Women Coders Surpass Male Peers In GitHub Blind Test But Gender Bias Is Clear

If you're not affected by it, and don't know anyone else who's affected by it, it's easy to brush the issue of gender bias under the rug. The reality, however, is that it's an issue that's proven over and over again to be a serious problem. Apparently, it's even a problem in the programming world.

Woman On Notebook

Six researchers from Cal Poly and North Carolina State University banded together to see the effects of gender bias on GitHub, the world's leading open source code-hosting website. GitHub's structure allows project members to submit "pull" requests from the project leader to gain permission to overwrite existing code or add some new code. A simple feature, and one that you wouldn't think would be that affected by gender bias. Code is code, right? Yes - but that doesn't matter if someone is sexist.

GitHub

Looking closer at profiles on GitHub that reflected the gender of the developer, it was found that women submitters are accepted much less often than males. That in itself could be arguably discredited as a fluke, but in an effort to determine if it was an anomaly, there was an additional test condition the research team put forth.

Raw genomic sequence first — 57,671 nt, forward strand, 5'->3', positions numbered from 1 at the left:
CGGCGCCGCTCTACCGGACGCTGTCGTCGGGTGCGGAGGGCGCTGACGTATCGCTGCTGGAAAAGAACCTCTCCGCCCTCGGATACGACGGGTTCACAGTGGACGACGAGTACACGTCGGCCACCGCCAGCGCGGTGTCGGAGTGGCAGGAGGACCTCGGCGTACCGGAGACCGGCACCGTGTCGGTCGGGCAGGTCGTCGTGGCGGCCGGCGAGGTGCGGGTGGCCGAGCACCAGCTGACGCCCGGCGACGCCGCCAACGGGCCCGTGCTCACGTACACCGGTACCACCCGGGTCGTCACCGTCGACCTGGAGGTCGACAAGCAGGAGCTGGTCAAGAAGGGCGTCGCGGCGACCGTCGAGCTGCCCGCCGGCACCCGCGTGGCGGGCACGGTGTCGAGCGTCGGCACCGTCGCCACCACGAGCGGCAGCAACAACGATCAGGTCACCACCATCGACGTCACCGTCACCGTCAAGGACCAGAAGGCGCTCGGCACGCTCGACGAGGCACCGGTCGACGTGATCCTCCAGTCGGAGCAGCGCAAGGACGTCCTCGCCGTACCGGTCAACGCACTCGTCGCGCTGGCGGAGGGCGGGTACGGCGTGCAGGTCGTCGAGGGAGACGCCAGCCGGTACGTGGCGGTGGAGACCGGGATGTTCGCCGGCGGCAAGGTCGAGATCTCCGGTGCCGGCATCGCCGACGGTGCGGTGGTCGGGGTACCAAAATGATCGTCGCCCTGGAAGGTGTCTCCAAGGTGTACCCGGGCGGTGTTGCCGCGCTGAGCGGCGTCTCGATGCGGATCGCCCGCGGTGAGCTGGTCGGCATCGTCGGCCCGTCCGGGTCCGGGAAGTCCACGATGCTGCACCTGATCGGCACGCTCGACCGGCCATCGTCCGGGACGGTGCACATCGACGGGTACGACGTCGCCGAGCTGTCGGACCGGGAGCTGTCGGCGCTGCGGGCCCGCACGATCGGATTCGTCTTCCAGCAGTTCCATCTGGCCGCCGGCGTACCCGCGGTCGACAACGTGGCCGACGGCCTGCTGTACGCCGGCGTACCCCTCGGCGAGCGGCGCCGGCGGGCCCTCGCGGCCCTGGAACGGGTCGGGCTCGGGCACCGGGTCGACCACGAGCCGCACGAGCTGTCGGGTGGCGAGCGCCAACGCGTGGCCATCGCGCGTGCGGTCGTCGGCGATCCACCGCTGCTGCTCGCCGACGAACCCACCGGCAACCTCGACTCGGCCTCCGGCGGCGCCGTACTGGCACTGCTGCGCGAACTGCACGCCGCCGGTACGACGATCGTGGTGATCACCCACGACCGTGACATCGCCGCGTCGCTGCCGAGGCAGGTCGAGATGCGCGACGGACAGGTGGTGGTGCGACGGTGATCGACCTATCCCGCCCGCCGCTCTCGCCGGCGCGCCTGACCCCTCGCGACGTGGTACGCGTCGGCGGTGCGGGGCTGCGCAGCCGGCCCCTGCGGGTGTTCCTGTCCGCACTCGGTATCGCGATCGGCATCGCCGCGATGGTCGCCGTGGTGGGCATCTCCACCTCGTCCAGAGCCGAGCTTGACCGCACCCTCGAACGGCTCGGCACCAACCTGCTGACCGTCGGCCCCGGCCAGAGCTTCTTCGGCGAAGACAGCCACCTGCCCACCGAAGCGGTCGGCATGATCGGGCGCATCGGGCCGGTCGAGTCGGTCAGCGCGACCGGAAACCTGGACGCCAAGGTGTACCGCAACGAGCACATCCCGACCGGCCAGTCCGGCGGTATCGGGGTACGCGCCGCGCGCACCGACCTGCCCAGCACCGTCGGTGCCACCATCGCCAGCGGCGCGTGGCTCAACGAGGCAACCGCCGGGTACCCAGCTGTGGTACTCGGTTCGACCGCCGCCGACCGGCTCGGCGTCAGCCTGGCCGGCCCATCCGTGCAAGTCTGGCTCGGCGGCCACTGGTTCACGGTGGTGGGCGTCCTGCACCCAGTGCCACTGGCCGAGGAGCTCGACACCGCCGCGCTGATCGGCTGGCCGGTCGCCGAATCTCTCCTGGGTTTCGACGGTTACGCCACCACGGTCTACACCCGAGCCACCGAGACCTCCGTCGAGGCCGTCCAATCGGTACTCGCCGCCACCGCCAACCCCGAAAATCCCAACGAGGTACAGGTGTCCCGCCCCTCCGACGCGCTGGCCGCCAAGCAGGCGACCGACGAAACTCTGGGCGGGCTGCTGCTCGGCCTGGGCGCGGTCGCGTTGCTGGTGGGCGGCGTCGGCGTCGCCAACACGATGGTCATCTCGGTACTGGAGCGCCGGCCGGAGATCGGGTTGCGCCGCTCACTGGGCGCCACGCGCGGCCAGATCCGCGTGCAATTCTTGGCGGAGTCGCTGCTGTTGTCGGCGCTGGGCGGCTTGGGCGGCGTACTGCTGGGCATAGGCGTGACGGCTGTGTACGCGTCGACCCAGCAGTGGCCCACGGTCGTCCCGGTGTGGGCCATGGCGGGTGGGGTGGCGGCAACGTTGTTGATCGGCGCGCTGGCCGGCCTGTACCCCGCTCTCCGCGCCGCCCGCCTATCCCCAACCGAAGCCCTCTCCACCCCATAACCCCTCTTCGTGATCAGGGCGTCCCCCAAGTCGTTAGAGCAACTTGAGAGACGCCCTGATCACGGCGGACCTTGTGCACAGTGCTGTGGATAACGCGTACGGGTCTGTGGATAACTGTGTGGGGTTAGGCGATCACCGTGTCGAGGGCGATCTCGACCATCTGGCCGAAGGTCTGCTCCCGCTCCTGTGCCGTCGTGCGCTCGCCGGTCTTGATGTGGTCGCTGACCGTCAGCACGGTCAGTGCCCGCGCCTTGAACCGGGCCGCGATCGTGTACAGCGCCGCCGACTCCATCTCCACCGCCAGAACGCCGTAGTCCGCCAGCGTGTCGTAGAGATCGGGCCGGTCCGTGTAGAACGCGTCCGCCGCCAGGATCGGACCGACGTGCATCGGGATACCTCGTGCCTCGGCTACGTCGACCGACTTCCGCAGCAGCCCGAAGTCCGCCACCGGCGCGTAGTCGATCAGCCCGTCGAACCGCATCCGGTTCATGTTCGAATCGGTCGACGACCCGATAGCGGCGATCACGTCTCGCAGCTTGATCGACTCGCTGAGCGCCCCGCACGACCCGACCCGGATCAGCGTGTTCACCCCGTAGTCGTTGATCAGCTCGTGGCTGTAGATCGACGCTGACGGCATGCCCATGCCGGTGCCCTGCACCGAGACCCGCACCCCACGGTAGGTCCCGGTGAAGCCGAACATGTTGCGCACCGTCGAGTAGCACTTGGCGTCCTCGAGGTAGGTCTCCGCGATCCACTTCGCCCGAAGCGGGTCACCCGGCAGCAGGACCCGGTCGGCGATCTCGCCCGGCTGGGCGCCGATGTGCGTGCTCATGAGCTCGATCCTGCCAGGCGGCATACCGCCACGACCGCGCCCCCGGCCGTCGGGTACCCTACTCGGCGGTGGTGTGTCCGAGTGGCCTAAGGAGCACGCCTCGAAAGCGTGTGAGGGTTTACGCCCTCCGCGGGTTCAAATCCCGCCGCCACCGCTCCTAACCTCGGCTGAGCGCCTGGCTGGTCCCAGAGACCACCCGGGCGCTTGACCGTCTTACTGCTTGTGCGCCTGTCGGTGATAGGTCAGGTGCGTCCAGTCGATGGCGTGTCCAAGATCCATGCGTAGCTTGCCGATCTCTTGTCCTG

For the second test, the researchers sought out accounts of those who didn't specify a gender but made a lot of commits. Based on simple research, the genders of these accounts were noted (based on the profile picture among other things). Accounts where no gender could be assigned without a benefit of a doubt were left alone. Ultimately, what was found was that in this particular case, female submissions were accepted more than male submissions - 78.6% vs. 74.6%.

The researchers make clear the fact that women submissions do not differ from male submissions in terms of quality or the amount of work that went into each one. Based on the sheer amount of information poured over, it's hard to disagree with the conclusion: if you are a woman making a pull request on GitHub, your chance of it being accepted is apparently automatically lower.

This appears to be a sad fact (at least in terms of this study) and it certainly doesn't seem right at all. 


Via:  PeerJ (PDF)
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